Chum salmon spawn in the Arctic. It is an ominous sign

By laying eggs in the rivers, chum salmon could actually help native fish by providing them with food. These cold Arctic waters aren’t particularly biologically productive, meaning there isn’t usually much for native species like dolly varden and Arctic charr to eat. “When salmon spawn, it’s a natural part of the process that there are some eggs that don’t get buried,” Westley says. “The Dolly Varden can eat the eggs, which are not viable anyway. So it doesn’t hurt the salmon stocks, but it definitely helps the Dolly Varden and the fish that live there.”

Scientists are carefully studying the complex ecology of these changing Arctic river systems.

Photo: Peter Westley/Alaska Fairbanks

More warming in the Arctic means more liquid water, especially during the critical winter period when the water is normally trapped as ice. Liquid water can be created by the breakdown of permafrost – essentially frozen ground. (Sometimes it thaws so quickly that it creates holes in the landscape called thermokarst.) Thawing permafrost can also allow connection between groundwater sources and surface flow.

Melting glaciers in regions outside the Arctic are also creating new rivers in which salmon can spawn. This could create more habitat for more salmon, which could displace native fish species or increase competition for food or other resources. But for salmon to ultimately thrive in the Arctic, the water must be just right for them to reproduce and complete their life cycle. “You need liquid water and the fish Also Animals that require liquid water are culturally important subsistence species,” says Lindley. “They dig nests in the gravel, lay their eggs and brood. And there may be very specific temperature requirements that they need.”

More chum salmon

Photo: Peter Westley/Alaska Fairbank

Keta salmon eggs can actually help feed native fish species in these rivers.

Photo: Joe Spencer/Alaska Fairbanks

The researchers used sensors to get a better idea of ​​whether the spawning sites they observed had ideal incubation conditions for chum salmon. If water temperatures are suitable for reproduction, this could lead to more salmon, which in turn could impact competition with other species. “Knowing the temperature the embryos are in is a really important piece of the puzzle,” says Westley. “How quickly they would develop depends on the temperature. This gives us a really accurate estimate of when they would hatch and when they would emerge.”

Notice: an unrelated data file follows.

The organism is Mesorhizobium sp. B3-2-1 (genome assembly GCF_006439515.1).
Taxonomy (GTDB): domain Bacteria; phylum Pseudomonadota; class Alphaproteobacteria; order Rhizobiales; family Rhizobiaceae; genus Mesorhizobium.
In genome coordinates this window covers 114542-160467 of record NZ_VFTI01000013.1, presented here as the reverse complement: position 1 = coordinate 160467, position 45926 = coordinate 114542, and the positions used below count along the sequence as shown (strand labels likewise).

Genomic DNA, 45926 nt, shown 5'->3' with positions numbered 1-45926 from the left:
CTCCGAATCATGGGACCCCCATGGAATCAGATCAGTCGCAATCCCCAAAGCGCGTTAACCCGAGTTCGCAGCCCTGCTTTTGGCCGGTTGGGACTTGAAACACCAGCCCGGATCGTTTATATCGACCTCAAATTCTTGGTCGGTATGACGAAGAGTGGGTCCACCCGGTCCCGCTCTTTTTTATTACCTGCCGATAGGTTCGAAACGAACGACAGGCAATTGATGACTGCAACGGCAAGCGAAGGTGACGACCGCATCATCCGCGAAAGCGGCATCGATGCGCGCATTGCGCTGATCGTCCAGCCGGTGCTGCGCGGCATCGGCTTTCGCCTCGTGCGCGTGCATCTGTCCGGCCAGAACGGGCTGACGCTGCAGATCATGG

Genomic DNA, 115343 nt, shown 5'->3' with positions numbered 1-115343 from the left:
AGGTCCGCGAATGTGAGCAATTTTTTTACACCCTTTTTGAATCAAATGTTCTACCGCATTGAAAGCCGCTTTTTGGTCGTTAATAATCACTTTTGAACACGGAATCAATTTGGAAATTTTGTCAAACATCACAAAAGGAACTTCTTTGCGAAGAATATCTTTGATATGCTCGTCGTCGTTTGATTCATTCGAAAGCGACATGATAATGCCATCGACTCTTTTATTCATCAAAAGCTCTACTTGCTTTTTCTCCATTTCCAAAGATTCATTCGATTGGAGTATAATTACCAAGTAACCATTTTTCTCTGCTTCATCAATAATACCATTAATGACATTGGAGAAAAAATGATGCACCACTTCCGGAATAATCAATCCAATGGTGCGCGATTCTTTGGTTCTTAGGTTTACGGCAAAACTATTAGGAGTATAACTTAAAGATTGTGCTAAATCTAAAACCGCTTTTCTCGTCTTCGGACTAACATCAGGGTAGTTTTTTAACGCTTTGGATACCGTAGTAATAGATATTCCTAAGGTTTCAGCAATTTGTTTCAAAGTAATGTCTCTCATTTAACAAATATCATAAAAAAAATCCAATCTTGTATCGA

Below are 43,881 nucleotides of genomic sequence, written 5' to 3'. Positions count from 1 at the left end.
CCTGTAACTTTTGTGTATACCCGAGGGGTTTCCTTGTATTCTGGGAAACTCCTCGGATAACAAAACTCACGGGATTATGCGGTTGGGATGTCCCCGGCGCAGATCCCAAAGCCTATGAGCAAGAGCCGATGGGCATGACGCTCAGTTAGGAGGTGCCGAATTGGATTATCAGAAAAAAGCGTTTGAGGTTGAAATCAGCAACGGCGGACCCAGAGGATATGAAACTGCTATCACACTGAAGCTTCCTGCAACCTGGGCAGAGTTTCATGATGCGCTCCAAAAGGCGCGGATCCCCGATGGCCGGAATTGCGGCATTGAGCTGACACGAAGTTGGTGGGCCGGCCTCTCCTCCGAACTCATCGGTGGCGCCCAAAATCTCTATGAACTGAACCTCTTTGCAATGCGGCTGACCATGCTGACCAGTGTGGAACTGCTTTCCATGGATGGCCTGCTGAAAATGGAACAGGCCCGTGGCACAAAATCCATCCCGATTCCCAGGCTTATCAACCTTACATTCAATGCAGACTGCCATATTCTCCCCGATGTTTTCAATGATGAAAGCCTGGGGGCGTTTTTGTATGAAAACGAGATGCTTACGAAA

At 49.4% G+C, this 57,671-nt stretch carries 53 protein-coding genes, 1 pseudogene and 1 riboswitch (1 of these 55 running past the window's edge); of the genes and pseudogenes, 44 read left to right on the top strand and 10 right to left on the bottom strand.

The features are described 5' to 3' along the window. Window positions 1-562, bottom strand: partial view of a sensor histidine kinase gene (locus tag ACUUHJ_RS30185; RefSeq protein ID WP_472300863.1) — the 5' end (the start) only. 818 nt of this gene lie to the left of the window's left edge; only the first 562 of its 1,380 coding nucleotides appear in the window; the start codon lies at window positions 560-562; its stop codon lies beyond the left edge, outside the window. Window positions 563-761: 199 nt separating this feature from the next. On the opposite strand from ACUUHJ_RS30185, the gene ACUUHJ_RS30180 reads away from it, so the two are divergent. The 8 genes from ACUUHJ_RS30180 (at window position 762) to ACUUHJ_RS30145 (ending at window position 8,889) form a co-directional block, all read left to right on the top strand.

The Arctic is changing dramatically as it warms, and some of these changes are creating a brutal climate feedback loop. Taller shrubs are growing more frequently, which could leave more snow stuck on the ground, preventing the winter cold from penetrating the ground and keeping it frozen. This could accelerate permafrost thaw, which in turn would release methane that heats the planet. As the landscape becomes more vulnerable to fire, wildfires in the far north will release even more carbon into the atmosphere, further accelerating climate change.

The chum salmon is by no means alone in its reaction to ever-increasing temperatures. “This is just another example. There are many different organisms in the ocean and outside the ocean that are shifting their range due to climate change,” says Luiz Rocha, curator of fishes at the California Academy of Sciences, who is not involved in the research. “It also happens at the local level, everywhere. There are many species that occur higher in the mountains. The higher altitudes are getting warmer, so the species are moving higher and higher.”

Arctic species that can adapt will do so, while others from lower latitudes will travel north to take advantage of the new climate regime. Chum salmon could be the harbinger of this transformation. “The Earth – as a planet, as an ecosystem – everything will adapt. There’s no way around it,” says Rocha. “The species that adapt best to change are the ones that survive.”

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